Weeks after Prince’s death, the Minnesota Legislature is considering a law to protect artists’ rights to control the use of their name, voice, signature, photo and likeness – even after they die.


The measure would make people civilly liable for using someone’s name or image for advertising, selling merchandise and soliciting donations unless they receive permission.


Newspapers, magazines, television networks and billboards would be exempt from the law.


Lawmakers want to make the proposal effective August 1. The law would cover Prince because it includes people who died before that date. 


Minnesota's laws do not address whether someone's right to control the commercial use of their name continues after death, accordng to Joel Leviton, an intellectual property lawyer with the firm representing the special administrator for Prince's estate.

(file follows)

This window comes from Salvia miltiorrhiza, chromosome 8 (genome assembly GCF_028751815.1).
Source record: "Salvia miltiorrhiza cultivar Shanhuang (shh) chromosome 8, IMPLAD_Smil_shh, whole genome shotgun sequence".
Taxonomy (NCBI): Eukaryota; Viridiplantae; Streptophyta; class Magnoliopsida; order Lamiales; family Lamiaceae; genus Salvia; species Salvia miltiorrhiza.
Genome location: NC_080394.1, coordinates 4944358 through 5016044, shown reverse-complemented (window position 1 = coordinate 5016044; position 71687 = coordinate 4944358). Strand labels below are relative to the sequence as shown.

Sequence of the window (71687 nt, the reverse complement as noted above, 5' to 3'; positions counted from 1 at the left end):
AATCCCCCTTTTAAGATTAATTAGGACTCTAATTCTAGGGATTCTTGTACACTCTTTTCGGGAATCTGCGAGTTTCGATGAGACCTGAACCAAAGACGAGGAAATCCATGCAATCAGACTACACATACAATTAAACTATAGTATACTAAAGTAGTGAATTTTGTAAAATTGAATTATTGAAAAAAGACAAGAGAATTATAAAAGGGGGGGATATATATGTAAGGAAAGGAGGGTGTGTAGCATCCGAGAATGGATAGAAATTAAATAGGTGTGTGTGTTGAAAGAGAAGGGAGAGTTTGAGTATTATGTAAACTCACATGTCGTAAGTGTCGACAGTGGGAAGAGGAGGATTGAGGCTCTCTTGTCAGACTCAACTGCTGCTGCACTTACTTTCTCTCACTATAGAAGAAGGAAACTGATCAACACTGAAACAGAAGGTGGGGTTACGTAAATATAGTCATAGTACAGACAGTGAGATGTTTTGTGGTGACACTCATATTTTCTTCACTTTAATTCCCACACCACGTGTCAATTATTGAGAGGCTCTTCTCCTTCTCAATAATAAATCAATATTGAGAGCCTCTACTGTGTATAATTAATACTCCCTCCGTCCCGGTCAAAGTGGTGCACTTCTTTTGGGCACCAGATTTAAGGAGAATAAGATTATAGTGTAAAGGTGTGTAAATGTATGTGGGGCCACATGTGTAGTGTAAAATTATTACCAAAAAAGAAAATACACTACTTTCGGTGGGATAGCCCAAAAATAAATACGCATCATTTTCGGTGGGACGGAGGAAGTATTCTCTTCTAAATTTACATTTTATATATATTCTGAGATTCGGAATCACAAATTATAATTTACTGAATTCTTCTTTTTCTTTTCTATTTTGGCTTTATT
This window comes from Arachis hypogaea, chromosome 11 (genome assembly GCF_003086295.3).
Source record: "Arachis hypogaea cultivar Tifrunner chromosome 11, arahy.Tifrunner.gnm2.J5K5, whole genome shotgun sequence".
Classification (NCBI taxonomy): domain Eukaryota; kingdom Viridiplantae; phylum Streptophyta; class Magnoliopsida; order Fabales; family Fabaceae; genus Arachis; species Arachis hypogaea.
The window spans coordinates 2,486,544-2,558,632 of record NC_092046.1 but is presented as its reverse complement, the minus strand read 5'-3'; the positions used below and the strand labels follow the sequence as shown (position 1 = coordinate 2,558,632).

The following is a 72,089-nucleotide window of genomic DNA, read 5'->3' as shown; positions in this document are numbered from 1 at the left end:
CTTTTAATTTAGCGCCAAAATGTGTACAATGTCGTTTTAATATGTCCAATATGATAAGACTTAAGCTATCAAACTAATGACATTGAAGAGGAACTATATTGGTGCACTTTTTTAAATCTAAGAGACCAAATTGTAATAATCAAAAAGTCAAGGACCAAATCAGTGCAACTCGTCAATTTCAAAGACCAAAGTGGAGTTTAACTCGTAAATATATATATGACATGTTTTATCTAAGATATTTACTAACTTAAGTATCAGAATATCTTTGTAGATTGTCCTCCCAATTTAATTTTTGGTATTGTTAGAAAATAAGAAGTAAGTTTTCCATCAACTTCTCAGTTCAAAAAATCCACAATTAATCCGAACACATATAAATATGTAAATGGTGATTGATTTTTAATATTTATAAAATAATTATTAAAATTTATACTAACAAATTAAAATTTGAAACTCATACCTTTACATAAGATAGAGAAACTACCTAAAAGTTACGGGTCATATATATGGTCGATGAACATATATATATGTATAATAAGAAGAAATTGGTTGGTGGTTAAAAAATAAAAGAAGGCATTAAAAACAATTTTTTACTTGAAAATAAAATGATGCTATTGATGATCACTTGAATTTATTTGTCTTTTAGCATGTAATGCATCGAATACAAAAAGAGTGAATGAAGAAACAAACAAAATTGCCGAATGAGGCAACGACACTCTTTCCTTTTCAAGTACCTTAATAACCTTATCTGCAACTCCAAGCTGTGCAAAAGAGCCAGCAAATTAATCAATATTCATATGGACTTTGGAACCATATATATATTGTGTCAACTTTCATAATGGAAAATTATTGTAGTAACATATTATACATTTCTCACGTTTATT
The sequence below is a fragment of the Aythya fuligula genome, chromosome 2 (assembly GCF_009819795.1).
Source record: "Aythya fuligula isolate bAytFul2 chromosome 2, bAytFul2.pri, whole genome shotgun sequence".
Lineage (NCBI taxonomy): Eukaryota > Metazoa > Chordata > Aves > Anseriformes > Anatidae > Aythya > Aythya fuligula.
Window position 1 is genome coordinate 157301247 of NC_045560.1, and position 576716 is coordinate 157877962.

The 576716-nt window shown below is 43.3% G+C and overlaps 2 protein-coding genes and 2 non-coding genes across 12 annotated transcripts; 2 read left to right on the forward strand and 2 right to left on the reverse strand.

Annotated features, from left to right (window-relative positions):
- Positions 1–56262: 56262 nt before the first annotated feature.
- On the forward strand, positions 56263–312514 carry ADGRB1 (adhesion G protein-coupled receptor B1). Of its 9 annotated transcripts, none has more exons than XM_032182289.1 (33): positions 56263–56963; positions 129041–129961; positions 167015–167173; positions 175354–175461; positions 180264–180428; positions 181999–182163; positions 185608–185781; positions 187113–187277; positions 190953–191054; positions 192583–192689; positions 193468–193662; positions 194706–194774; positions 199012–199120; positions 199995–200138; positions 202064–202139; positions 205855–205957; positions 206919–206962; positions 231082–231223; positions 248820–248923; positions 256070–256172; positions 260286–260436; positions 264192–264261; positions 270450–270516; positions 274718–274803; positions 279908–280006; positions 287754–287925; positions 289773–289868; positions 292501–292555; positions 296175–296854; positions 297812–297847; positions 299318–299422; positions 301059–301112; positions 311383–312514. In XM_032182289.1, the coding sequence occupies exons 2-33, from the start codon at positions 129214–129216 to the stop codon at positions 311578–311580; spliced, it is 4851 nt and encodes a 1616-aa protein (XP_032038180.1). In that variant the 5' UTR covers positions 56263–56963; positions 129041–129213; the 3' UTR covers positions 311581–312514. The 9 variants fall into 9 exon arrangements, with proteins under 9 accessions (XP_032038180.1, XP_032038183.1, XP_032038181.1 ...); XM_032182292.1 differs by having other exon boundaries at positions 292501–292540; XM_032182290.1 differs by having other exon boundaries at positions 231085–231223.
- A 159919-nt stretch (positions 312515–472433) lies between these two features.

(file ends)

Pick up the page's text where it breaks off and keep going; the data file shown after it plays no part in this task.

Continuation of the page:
"We're just trying to clarify the law to make sure this right exists in Minnesota," said Leviton, adding that 17 other states already offer similar protections for the commercial use of someone's name after death.


The House is expected to have a hearing on the bill tomorrow. The Senate will hear the proposal on Wednesday. 


"Prince's death certainly was the springboard to act on this issue, but it applies to all Minnesotans," Leviton said.









Older Post

Dayton orders emergency aid in response to Hubbard County wildfire

Newer Post

Walz rules annual congressional Hotdish competition with turkey tacos